“I’m always a little reluctant to give information on what songs are about. I think the thing about art that’s most interesting is people’s own interpretations, versus giving away some kind of secret. I might have written a song that somebody got married to, and I probably wrote it on the shitter, I might have been having a real bad day. The thing about music is that the listener’s interpretation is often more important than the artist’s. When people try and get into the head of artists, well, people are obviously quite obsessed with fame and have been for a long time, which is really kind of creepy and strange, how [Western] culture relates to quote-unquote popularity. I think it’s kind of nice to keep it a bit of a mystery. I’d love to know what Leonard Cohen thinks about his songs, but I’d also rather never know.”
He makes a fair (if colourful) point, and one which many listeners struggle to fully appreciate; that the song you’ve connected with, that means so very much to you, has a vastly different history for the composer. Listening to the new record conjures many different impressions, thanks not only to Rateliff’s stentorian voice and a rollicking band, but the arrangement of songs themselves. You hear the album as a short-story collection, each track a distinct vignette.
“I always think of the record as having a Side A and B, like a vinyl. You have to listen to the first side, and those songs have to be good enough and keep your attention that you want to keep up off the couch and flip it over for more. All of the records I grew up listening to are like that. I remember sitting down playing cards and listening to The Basement Tapes over and over again. Even stuff like Beck’s One Foot in the Grave, I love that record. I had a bunch of Night Sweat songs written, and just before we went to record I kind of hunkered down at my house and started writing, and ended up with another fifteen or sixteen songs. I had something like thirty songs that we went into the studio with, but at that time I was just writing whatever came to me. I liked Wasting Time a lot, but I didn’t know if it was going to fit. We had other songs that were ruckus-ey, R&B, soul songs, but I thought it was important to showcase different emotions, to have the songs reflect what I feel personally. You have to feel it in order for it to be real.”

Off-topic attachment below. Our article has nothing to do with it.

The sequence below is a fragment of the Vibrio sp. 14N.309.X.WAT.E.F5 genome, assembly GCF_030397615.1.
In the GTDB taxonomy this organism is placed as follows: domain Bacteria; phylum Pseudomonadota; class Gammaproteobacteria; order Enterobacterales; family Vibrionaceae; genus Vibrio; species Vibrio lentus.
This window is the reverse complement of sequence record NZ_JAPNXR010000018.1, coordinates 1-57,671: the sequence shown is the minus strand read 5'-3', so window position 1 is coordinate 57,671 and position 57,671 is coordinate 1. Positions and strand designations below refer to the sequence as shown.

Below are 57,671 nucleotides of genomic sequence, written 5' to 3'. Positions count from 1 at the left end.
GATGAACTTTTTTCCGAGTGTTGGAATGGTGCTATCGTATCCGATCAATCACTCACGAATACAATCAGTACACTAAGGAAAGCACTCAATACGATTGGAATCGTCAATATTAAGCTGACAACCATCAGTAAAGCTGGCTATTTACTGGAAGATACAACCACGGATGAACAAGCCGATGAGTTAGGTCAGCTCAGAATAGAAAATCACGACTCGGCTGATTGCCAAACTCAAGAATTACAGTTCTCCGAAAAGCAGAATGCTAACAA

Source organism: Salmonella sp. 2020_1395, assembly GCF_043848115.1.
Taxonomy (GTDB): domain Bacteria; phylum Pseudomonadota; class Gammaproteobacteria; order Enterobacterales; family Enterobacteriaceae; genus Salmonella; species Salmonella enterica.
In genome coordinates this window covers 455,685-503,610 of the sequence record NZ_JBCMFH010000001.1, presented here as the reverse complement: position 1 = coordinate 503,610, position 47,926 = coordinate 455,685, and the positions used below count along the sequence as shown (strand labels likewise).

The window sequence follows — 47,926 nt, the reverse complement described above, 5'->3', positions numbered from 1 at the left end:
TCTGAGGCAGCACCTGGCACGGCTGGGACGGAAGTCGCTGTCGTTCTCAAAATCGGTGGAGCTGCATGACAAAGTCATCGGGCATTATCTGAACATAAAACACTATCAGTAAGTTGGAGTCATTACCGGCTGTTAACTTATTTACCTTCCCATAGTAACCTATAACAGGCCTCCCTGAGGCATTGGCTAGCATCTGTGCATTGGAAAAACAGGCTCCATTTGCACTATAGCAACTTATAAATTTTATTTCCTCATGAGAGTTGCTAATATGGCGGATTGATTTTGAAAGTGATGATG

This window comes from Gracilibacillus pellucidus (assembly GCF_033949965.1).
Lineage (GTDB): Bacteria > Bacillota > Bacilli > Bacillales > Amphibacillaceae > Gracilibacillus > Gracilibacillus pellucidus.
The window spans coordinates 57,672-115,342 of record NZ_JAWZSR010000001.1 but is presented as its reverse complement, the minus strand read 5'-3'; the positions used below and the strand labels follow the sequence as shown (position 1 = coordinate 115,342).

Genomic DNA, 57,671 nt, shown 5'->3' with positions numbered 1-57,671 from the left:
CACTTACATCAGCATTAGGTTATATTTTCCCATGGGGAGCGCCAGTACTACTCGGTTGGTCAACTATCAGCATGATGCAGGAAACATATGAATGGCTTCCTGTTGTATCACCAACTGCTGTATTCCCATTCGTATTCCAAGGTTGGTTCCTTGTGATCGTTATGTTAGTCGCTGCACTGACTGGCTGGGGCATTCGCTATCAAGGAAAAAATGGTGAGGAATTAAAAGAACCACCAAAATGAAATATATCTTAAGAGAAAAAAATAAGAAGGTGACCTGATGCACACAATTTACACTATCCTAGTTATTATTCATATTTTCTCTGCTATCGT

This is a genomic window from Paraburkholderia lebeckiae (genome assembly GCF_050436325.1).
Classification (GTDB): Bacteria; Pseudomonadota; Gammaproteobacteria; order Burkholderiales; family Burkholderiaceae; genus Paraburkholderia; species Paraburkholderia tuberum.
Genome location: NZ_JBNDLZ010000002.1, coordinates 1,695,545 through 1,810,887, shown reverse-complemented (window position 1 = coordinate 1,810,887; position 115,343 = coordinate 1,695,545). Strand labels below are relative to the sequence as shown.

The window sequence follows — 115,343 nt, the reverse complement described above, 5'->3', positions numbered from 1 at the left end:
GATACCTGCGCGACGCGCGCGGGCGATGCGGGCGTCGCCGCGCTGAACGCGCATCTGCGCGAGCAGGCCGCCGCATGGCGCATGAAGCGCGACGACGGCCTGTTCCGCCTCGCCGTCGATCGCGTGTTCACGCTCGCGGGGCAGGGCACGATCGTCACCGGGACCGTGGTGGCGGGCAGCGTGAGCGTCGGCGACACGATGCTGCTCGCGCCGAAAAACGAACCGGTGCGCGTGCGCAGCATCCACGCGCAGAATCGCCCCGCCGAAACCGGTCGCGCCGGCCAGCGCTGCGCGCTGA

The fact there were so many songs that just missed the album cut is a fine revelation to end on, before Rateliff disappears back towards the bar for another whiskey. Nor is the prospect of one day hearing these tracks a hollow hope.
“For years, I’ve been wanting to put out a record called C Sides. All the stuff I’ve accumulated over the years, tape recordings and demos on shitty 8-tracks. There’s a lot of material there. The nice thing is about having been writing for such a long time is that a song like ‘Mellow Out’ I wrote seven years ago for the hell of it. It kind of came back to my memory while I was preparing songs for the studio with Richard [Swift], and I reworked it for the record. It’s a song I never thought I was going to use that somehow resurfaced again, and I was like, ‘Oh, yeah, that song. Forgot about you. Welcome back.’”
March 22 – 28 – Bluesfest, Byron Bay NSW
March 30 – 170 Russell, Melbourne VIC
March 31 – Metro Theatre, Sydney NSW
Nathaniel Rateliff & The Night Sweats are playing Bluesfest. For more information, visit www.bluesfest.com.au.